In “Who’s Your Ticket Master Now? The Magical Mashup Between Live Music and Social Networks,” attendees learned how quickly Ticket Master”and its service fees”is being out-maneuvered by web ticket start-ups like Ticketweb, Ticketfly and Tickets.com. There was also talk of an interesting idea from Australia called Posse, where musicians and venues can utilize fans to help sell tickets and receive a commission. The session included Ian Hogarth, co-founder and CEO of Songkick, a free service where you can track bands who are coming to your town. One of the most interesting comments came from Donna Westmoreland, the COO of Washington, DC’s 9:30 club about how many of their concerts are selling out simply by being announced to their email subscribers, reducing their need for additional advertising or marketing.
The latter part of the day included two interviews and conversations. First was Kara Swisher of All Things Digital speaking with Tim Westergren, Founder and Chief Strategy Officer of Pandora about his company’s strategy and where people will likely be using the service in the near future”from desktops to laptops, iPhones and Android, to iPad and tablets to cars and seemingly everywhere in between. Westergren laid out the company’s plans more as an advertiser-funded model than any other source, and acknowledged that the platform’s success. According to a third-party study, the site simply helps sell more recorded music”43% of users bought more music after they used Pandora while only 1% bought less music, which is a great stat for those who assume online music is cannibalizing other music revenue sources.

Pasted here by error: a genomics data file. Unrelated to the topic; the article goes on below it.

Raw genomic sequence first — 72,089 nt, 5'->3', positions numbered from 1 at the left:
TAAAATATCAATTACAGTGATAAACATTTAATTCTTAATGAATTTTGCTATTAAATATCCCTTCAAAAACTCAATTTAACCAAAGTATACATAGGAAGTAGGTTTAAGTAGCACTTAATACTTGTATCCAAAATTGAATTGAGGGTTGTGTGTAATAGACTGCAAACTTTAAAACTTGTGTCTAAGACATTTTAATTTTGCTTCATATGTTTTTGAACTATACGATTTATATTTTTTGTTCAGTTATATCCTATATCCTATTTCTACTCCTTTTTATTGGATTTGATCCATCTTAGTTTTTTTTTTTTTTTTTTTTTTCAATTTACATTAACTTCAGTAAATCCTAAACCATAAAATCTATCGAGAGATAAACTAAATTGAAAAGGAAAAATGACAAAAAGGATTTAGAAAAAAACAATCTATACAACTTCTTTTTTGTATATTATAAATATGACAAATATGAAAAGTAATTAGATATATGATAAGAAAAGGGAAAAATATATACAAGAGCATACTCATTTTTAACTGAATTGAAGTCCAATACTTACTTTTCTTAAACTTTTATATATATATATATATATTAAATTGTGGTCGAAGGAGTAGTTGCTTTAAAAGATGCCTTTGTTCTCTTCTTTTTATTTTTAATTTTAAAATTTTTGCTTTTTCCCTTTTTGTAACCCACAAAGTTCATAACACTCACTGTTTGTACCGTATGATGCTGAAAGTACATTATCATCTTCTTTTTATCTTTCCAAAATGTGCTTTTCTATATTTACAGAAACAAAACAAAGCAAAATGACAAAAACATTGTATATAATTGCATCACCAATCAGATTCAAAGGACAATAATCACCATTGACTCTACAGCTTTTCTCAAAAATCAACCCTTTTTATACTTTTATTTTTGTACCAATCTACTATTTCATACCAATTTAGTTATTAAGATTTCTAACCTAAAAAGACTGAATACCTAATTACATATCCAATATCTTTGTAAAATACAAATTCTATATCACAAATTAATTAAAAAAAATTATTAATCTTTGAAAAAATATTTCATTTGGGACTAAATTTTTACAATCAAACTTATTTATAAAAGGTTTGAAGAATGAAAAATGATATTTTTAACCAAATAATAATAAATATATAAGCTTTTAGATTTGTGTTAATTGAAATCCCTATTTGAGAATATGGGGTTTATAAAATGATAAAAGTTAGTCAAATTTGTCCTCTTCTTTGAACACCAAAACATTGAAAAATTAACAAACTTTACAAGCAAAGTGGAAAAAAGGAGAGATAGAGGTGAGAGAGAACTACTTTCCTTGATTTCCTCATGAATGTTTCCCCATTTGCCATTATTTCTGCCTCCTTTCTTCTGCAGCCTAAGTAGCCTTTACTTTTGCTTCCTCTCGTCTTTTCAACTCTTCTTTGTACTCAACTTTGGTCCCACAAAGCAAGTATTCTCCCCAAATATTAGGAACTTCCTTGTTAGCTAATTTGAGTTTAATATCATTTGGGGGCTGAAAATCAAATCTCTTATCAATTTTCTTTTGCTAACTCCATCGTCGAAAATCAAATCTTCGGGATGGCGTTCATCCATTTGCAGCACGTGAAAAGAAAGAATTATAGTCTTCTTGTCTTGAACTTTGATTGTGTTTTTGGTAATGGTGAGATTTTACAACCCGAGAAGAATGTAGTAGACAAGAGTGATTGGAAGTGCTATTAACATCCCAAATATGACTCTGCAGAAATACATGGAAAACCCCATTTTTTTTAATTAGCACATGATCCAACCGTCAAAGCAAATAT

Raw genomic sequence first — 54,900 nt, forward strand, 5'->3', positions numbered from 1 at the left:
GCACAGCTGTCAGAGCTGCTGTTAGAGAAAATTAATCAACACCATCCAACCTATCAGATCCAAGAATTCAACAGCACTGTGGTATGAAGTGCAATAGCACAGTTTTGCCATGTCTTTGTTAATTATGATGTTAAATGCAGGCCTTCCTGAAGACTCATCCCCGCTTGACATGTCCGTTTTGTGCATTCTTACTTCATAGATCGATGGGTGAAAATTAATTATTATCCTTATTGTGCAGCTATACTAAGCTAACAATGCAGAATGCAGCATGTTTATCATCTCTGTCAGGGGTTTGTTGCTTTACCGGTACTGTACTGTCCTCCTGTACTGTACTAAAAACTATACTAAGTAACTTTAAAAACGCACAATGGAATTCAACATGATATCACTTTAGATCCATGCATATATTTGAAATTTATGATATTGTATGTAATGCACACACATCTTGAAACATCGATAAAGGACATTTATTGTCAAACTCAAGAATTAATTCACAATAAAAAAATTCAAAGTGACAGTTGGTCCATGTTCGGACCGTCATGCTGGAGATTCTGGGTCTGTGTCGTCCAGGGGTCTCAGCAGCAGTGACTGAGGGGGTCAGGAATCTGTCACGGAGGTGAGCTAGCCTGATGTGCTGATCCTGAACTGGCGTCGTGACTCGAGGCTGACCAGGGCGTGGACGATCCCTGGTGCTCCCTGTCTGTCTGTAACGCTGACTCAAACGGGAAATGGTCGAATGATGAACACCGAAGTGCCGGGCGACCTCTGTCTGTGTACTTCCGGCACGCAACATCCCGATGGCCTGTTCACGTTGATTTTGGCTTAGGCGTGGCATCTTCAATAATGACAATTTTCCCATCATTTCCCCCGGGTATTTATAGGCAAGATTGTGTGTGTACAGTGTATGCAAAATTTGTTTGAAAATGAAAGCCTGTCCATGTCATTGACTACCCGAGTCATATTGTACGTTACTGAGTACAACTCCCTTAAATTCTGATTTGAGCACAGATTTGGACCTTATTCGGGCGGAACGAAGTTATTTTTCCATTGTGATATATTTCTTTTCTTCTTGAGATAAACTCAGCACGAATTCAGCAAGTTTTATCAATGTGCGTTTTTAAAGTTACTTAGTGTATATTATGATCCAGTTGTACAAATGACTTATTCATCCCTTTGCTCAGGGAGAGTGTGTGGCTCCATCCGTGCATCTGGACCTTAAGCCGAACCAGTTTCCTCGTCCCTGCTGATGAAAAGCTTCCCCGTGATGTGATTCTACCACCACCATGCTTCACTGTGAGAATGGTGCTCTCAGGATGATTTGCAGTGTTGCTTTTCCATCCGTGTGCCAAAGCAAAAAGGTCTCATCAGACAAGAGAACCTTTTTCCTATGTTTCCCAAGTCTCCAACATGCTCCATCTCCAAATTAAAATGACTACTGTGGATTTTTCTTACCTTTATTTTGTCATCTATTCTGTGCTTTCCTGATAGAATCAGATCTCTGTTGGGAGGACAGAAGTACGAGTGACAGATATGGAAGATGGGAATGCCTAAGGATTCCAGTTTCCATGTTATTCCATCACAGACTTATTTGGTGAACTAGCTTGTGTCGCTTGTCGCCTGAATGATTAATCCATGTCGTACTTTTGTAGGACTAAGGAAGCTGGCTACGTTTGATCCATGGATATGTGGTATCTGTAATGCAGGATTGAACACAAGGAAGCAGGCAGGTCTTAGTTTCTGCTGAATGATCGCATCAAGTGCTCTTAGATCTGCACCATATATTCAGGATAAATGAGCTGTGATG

The second conversation was a great reality check amid all of this digital change. Greg Kot, music critic at The Chicago Tribune and co-host of Sound Opinions interviewed T. Bone Burnett, the musician, composer and producer who has worked with Bob Dylan, Robert Plant, Alison Krauss, Sam Phillips, John Mellencamp and many more. Burnett, as a consummate audio producer, is weary about how online delivery of music has greatly degraded the quality and experience of the music we consume and provided a great reminder that the most important thing in being a musician is to make great musicš to aim there first and let the marketing be secondary as you make great art. You can read more about the interview from Kot’s page in The Chicago Tribune.
Learn more about the Future of Music Coalition’s 2010 Policy Summit speakers. Find more links and follow us live at The Future of Music Coalition’s Summit 2010. Search the hashtag #fmc10 to read up on this and more.
The first thing most people think of when they hear Washington, DC isn’t usually music. Think stone monuments, war memorials and politics. No one would expect anything else from our nation’s capital. Of course, sometimes people forget that DC is a major metropolitan area. And, with a large population and a urban environment comes a vibrant music scene.